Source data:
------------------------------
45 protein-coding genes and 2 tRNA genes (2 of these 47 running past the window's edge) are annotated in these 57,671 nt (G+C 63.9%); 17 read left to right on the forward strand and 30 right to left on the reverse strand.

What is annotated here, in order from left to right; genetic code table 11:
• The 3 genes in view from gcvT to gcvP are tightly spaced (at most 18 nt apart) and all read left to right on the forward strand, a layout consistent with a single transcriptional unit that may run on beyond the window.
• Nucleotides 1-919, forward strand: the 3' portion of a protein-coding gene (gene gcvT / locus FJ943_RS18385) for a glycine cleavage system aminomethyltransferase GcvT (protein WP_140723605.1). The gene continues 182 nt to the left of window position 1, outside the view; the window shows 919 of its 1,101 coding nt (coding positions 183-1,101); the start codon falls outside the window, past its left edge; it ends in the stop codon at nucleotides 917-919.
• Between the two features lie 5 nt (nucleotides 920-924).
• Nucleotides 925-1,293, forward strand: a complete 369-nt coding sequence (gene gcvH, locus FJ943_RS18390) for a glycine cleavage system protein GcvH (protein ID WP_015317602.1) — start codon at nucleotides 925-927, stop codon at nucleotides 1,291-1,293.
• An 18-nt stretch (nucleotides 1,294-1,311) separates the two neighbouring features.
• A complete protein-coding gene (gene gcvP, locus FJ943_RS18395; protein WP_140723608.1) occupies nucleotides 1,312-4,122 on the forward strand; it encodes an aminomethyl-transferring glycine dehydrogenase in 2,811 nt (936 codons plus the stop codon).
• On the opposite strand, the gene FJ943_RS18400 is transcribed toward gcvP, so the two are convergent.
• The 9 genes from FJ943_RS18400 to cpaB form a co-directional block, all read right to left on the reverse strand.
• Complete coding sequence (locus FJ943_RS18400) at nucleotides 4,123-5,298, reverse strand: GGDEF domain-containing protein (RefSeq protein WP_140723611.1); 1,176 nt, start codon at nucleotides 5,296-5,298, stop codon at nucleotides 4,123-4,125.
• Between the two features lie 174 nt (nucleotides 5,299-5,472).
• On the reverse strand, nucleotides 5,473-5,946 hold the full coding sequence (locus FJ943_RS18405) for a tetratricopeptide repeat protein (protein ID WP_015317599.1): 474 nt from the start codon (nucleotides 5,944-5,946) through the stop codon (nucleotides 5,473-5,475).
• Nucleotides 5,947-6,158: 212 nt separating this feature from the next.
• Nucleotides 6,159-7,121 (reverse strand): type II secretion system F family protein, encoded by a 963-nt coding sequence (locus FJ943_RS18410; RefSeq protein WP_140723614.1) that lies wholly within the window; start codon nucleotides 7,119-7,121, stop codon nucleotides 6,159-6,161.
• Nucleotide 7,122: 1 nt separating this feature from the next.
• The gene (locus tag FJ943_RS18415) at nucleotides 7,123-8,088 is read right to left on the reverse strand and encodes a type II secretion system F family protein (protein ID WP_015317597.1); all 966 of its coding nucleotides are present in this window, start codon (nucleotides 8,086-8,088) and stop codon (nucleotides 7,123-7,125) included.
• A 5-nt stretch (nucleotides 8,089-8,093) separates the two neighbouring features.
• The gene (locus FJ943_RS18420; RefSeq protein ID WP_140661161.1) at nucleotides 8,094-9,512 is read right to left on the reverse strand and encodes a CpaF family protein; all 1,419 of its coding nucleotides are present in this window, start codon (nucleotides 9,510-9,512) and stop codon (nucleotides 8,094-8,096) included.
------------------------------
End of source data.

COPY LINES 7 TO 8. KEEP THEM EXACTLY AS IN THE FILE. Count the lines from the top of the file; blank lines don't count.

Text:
• An 18-nt stretch (nucleotides 1,294-1,311) separates the two neighbouring features.
• A complete protein-coding gene (gene gcvP, locus FJ943_RS18395; protein WP_140723608.1) occupies nucleotides 1,312-4,122 on the forward strand; it encodes an aminomethyl-transferring glycine dehydrogenase in 2,811 nt (936 codons plus the stop codon).